Fear Itself: Spider-Man #1 (Marvel – writer: Chris Yost; art: Mike McKone)
If Fear Itself is basically the Marvel Universe swamped by Scarecrow’s fear gas, count me out. With Civil War, Spider-Man revealed his true identity to the world. There was a reason to read the Civil War tie ins – new costume, new life in Avengers Tower, complete submission to the federal government. But this issue is a real stinker, not because it’s poorly written, but because it doesn’t do a good job of selling Fear Itself. So people in New York are scared, and attacking each other? Yeah, I call that Monday.
Spider-Man’s being shot at by cops? Nothing new. When I think of Spider-Man’s ultimate fears, I think they involve Mary Jane or Aunt May. Spider-Man isn’t even affected by the fear. Instead, he’s trying to help people over come it. Maybe I’m just jaded because I expected so much out of this issue. But if Marvel’s going to have weak tie-ins like this, I’d advise readers to avoid them. Save the money for something you really want to read.
Superboy #7 (DC – writer: Jeff Lemire; art: Marco Rudy & Daniel Hor)
I’d like to see Connor Kent do more than fight aliens with his mind. This is the second time I’ve encountered the Black Mercy plant, a parasitic flower, which gives its victims a glimpse of their greatest desires.
Not much happened in this book as its reveal at the end shows the story was meant as exposition for a greater story. This was okay, but, I’d really like to see more of Connor destroying aliens and hurtling his nemeses into space. I enjoyed the story, but much of what happened in this comic could have been explained or depicted on a few pages.
The final page is enough to salvage the issue, but for the most part, this wasn’t a very good comic. I love Jeff Lemire’s Sweet Tooth series, but since this is an ongoing issue (and was planned to be immediately), Lemire doesn’t have to do much to prove the character. Superboy is already established. Lemire gets to play with him in the sandbox. So giving an issue of expository filler in order to set up a bigger arc seems like waste of time, especially considering what happened in the majority of the issue (which is full of flashbacks showing Connor defeating the superheroes on Earth). Lermire is a much better writer than this. I hope he gives the readers better stories than this because if these issues continue on a path like this, I think readers will be quick to turn away from one more Superman title.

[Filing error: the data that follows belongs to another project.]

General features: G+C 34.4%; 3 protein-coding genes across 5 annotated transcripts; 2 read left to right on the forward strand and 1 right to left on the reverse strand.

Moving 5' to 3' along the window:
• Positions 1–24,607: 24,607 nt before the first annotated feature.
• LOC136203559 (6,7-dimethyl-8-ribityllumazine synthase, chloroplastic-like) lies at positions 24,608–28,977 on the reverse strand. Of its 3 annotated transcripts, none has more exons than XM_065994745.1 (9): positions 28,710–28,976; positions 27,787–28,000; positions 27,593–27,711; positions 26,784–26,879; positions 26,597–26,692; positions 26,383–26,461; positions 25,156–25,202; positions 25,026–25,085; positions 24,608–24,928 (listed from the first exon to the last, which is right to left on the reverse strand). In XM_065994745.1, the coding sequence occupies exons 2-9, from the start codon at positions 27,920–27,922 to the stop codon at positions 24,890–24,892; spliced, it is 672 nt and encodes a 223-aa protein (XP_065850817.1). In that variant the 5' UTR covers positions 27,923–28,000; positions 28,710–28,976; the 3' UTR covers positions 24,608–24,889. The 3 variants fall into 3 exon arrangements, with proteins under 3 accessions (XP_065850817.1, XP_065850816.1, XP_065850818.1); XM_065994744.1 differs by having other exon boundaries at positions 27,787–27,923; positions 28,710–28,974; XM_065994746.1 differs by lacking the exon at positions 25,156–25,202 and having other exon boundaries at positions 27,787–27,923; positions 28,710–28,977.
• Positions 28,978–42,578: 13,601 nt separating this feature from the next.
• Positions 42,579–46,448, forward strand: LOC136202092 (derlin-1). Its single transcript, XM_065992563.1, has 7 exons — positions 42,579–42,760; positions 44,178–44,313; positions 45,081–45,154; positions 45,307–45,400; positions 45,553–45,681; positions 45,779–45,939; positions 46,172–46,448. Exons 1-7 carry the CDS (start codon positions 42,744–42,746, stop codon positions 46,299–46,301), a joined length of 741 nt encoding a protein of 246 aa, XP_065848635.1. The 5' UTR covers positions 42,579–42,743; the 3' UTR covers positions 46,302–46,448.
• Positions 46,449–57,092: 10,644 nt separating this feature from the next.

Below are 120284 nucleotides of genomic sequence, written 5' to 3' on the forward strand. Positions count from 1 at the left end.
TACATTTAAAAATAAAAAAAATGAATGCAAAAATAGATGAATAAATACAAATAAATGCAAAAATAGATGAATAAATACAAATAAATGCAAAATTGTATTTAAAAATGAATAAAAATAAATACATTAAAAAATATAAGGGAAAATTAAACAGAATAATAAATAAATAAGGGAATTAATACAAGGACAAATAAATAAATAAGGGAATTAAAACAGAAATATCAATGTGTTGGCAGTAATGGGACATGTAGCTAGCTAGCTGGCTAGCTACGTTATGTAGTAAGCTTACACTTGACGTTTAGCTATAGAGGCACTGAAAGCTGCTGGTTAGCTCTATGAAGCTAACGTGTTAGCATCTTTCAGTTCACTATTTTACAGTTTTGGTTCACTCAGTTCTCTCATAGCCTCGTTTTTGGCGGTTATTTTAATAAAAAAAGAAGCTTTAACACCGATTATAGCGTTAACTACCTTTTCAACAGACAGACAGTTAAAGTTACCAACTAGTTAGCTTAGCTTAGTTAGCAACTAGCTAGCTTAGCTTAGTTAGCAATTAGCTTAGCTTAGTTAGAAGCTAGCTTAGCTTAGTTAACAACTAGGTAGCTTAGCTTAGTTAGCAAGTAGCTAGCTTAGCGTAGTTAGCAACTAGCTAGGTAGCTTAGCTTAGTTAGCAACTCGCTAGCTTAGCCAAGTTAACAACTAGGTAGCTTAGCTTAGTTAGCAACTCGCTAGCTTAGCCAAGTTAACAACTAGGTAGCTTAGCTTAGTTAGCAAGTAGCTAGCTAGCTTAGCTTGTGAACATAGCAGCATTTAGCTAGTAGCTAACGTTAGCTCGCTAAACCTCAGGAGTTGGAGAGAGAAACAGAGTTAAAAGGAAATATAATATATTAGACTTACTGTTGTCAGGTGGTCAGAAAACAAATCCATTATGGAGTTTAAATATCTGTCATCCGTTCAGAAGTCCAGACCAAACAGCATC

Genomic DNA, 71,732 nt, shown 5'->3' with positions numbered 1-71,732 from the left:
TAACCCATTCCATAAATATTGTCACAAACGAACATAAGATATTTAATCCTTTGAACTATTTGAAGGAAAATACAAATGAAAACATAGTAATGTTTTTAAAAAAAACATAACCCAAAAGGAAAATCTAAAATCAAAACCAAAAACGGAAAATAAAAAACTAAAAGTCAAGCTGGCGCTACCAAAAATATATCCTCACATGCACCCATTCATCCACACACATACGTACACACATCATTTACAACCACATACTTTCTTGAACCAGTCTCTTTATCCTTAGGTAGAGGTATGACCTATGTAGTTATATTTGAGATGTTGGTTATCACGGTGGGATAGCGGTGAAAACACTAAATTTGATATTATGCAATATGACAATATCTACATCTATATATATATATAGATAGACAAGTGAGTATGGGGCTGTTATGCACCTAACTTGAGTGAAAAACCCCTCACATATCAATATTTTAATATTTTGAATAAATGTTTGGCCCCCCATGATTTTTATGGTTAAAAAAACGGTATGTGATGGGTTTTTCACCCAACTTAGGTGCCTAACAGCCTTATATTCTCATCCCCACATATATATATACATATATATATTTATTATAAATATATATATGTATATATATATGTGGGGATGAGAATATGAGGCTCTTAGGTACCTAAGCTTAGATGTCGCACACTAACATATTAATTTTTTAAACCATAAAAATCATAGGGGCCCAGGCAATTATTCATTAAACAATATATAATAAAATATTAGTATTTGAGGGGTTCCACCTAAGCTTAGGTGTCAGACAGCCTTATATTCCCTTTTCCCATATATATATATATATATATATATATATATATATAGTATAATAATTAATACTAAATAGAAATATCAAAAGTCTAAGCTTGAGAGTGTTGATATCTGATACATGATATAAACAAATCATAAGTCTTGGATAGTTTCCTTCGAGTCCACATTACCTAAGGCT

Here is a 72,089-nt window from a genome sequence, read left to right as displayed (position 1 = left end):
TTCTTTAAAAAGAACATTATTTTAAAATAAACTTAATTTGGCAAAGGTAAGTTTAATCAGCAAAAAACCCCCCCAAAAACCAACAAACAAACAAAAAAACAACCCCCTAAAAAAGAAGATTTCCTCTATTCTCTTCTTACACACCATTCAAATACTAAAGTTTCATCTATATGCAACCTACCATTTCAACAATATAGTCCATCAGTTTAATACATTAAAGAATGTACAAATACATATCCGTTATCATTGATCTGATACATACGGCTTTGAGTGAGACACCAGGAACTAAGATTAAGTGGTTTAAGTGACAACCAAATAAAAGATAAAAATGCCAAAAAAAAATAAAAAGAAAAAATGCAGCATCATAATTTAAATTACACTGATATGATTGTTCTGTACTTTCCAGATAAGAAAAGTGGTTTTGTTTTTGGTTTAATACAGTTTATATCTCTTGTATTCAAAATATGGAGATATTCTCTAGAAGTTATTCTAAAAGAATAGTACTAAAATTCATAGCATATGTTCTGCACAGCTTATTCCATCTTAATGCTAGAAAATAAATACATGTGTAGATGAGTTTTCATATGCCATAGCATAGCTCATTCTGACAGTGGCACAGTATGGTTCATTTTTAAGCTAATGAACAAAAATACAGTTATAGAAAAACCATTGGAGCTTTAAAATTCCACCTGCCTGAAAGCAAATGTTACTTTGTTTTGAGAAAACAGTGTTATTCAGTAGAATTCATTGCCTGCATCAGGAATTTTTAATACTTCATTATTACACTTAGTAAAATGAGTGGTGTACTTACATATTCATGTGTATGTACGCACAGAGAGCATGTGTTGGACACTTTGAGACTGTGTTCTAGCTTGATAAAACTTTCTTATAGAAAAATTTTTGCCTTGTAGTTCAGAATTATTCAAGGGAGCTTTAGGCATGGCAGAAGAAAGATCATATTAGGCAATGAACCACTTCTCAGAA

Green Wake #2 (Image – writer: Kurtis Wiebe; art: Riley Rossmo)
Reading Green Wake is like watching a David Lynch movie – I have no idea what the hell is going on, but I’m beyond intrigued. Kurtis Wiebe is trying, desperately, to keep readers in tune with what’s happening in the story. He has occasional lapses of perspective (one such incident ends with a cool fist fight, but it had a sloppy introduction), and this hinders the reading of a generally abstract comic. I like Green Wake for its intriguing plot, specifically the mysterious frog people that inhabit the town, but it needs to do more than just hint at what’s below the surface.
But plot doesn’t seem to be the driving force behind Green Wake. Kurtis Wiebe’s characters are engaging as they each have their own mysteries to reveal, and we keep getting hints of some darker aspects of their lives before the frog town. And while the issue ends with a cliffhanger, it’s much more confusing than the traditional cliffhanger.
I’d be upset if Green Wake hadn’t set itself up as anything but a traditional comic. As much as I’m frustrated by the pacing of the story, it’s moving along at a decent speed. We’re getting more answers, and I’m sure we’re going to get a big reveal in the third issue (as it’s the centerpiece of the five-part series), but I want some explanations. Lost has jaded me on stories that hinge on an epic mystery because if it isn’t explained, Kurtis Wiebe is going to find himself with some very irate fans. But, if you’re a fan of constant mysteries, you’ll be a fan of Green Wake.